This kind of lumber can be found in several grades. The highest grade is known as “Clear All Heart,” noted for its attractive, defect-free surface; it is often used in furniture, decks, fences, siding, and various other parts of a residential home. Another popular option is “Heart B,” which has slight imperfections but still provides virtually the same termite-resistant properties.
Pressure-treated wood – When wood naturally decays, it tends to create something like an all-you-can-eat buffet for our termite friends, drawn as they are by rotting matter. Wood that has been treated to resist decay is much less likely to succumb to termite destruction. That’s why pressure-treated wood has become popular among homeowners. This type of wood is produced by a manufacturing process that firmly embeds special preservatives—alkaline copper quaternary and copper azole are two common options — into the pores.
Apart from its imperviousness to termites, pressure-treated wood can be expected to last longer than standard wood, as it has been specially engineered to resist decay.
Composite lumber – You can obtain artificially produced lumber that contains elements that termites cannot devour, such as plastic. Lumber of this kind usually comes with the added benefit of resisting the processes of decay that prematurely shorten the effective lifespan of natural wood.
Teak – Teak wood has been found to be unappealing to termites—they can eat it if they must, but they seem not to seek it out with much enthusiasm. This wood is also prized for its strength and its weather-resistant qualities, but it also tends to come with a hefty price tag.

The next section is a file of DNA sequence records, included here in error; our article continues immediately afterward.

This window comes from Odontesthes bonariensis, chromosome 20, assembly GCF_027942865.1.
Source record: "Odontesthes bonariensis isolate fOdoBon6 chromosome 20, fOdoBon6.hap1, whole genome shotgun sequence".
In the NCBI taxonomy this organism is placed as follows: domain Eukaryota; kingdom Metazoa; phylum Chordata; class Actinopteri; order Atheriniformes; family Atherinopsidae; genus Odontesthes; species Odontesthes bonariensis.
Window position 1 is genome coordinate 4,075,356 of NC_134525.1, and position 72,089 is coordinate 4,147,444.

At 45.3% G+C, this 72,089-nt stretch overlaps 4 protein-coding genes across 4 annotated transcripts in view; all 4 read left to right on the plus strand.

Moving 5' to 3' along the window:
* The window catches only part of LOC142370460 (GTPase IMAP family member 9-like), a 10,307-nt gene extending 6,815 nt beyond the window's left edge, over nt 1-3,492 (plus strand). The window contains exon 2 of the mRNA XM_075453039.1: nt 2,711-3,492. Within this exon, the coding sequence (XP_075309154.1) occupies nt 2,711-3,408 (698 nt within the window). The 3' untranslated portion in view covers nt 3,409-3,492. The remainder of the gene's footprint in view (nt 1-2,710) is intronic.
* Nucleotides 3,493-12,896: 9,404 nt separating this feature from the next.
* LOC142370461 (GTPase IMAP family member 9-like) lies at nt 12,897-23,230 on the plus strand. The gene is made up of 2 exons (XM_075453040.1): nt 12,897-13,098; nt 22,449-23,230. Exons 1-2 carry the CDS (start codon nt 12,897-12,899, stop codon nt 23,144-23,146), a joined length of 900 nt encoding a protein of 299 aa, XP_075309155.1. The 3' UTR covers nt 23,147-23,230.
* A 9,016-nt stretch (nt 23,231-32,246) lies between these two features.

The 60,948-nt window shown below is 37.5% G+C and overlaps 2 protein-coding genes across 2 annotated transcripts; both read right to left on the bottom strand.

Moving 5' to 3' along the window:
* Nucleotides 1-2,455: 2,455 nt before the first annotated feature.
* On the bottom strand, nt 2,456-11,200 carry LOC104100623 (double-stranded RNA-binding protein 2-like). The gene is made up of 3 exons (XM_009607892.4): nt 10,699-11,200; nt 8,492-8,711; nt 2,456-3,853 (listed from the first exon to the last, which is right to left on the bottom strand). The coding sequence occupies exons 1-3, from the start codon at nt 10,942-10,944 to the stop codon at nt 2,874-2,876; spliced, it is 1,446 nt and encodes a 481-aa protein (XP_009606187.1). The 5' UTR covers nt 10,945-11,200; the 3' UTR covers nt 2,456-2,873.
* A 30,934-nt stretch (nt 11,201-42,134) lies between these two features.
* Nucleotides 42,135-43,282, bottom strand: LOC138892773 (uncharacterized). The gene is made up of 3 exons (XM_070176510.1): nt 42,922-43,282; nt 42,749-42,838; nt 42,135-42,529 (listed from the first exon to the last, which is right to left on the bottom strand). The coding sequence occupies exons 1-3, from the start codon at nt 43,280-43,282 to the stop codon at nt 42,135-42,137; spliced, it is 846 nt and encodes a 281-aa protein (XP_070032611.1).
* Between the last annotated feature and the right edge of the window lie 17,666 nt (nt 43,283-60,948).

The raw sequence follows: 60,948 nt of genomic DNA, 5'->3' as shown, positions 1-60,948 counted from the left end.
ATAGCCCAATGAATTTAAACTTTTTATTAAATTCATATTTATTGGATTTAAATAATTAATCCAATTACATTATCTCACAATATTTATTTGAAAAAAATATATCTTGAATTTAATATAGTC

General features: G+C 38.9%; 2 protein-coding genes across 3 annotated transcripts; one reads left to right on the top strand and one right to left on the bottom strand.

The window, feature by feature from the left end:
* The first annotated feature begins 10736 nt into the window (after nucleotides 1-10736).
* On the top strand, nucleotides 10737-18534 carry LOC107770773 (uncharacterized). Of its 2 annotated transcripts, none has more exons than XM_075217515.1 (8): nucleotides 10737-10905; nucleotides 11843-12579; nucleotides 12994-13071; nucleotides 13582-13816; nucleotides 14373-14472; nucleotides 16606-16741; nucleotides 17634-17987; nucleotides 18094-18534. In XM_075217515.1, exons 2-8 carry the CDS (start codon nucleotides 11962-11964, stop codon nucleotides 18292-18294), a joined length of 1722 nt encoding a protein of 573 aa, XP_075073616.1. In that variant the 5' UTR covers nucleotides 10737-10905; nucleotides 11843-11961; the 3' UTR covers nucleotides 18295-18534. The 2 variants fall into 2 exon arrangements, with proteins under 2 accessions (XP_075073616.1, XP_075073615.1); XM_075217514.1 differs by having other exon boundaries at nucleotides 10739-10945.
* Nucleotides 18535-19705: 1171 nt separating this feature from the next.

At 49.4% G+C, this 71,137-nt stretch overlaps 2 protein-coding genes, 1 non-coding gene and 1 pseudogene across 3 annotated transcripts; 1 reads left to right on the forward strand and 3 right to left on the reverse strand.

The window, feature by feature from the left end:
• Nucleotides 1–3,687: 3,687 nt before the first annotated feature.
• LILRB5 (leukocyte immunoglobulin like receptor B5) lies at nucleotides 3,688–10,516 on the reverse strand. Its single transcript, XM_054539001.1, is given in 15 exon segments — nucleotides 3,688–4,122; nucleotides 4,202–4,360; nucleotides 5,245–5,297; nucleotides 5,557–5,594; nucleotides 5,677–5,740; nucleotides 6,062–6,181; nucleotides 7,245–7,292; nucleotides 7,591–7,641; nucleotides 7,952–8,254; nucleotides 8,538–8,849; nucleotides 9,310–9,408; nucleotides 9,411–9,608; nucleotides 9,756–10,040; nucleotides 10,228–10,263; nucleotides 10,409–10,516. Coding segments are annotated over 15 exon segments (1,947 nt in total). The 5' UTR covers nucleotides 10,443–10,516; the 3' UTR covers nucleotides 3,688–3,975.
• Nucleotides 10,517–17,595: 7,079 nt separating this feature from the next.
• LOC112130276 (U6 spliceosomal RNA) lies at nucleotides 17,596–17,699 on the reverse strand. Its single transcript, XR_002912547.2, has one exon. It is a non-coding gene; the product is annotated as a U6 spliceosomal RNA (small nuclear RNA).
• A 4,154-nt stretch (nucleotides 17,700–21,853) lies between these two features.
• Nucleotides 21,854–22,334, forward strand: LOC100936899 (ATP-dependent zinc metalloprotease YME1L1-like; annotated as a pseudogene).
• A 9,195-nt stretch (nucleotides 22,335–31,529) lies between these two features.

Redwood – Redwood is another noted natural enemy of termites. It is widely used on the West Coast, where it can be found in abundance.
Cork – This wood naturally repels termites, and it furthermore is noted for its ability to impede the growth of mold and mildew.
Cypress – This is a durable, visually attractive wood type that also has strong termite-resistant properties.
Cedar – This type of wood seems to be toxic, or at least unappetizing, to termites, and for that reason, it is sometimes used in architectural applications. Often it is treated with borate to enhance this natural resistance. Beware, though: Cedar tends to be quite expensive. Your ability to benefit from its termite-repelling properties will likely be limited. By the same token, cedar mulch is highly unpalatable to the termite populace. If you spread this type of mulch around your property, it should help to reduce the likelihood of termite infestation.
Melaleuca mulch – Speaking of mulch, melaleuca is particularly notable as a termite-resistant material. This stuff is highly effective in discouraging termites from moving onto the premises.
Keep in mind that this isn’t a comprehensive list of wood materials with termite-resistant characteristics. The kind of wood you should get depends on your budget, your aesthetic preferences, the availability of suitable materials, and the specific types of termites found in your area.
Even if you use any of the wood materials listed above, don’t assume that you’re completely immune to infestations, either from termites or other damaging pests. You should still take reasonable precautions to minimize the risk of insect infiltration by promptly fixing leaks and scheduling periodic property inspections with trained pest control professionals.
Undergoing a full property inspection is less expensive and time-consuming than you might think. In fact, you can request a free pest and termite inspection from us, normally valued at $200.
Pest control is a little like going to the dentist—you can get your problems corrected if you must, but the best practice is to perform some preventative maintenance to squash troublesome issues before they can get out of hand. Please don’t hesitate to contact MightyMite Termite Services when you need first-rate pest control solutions.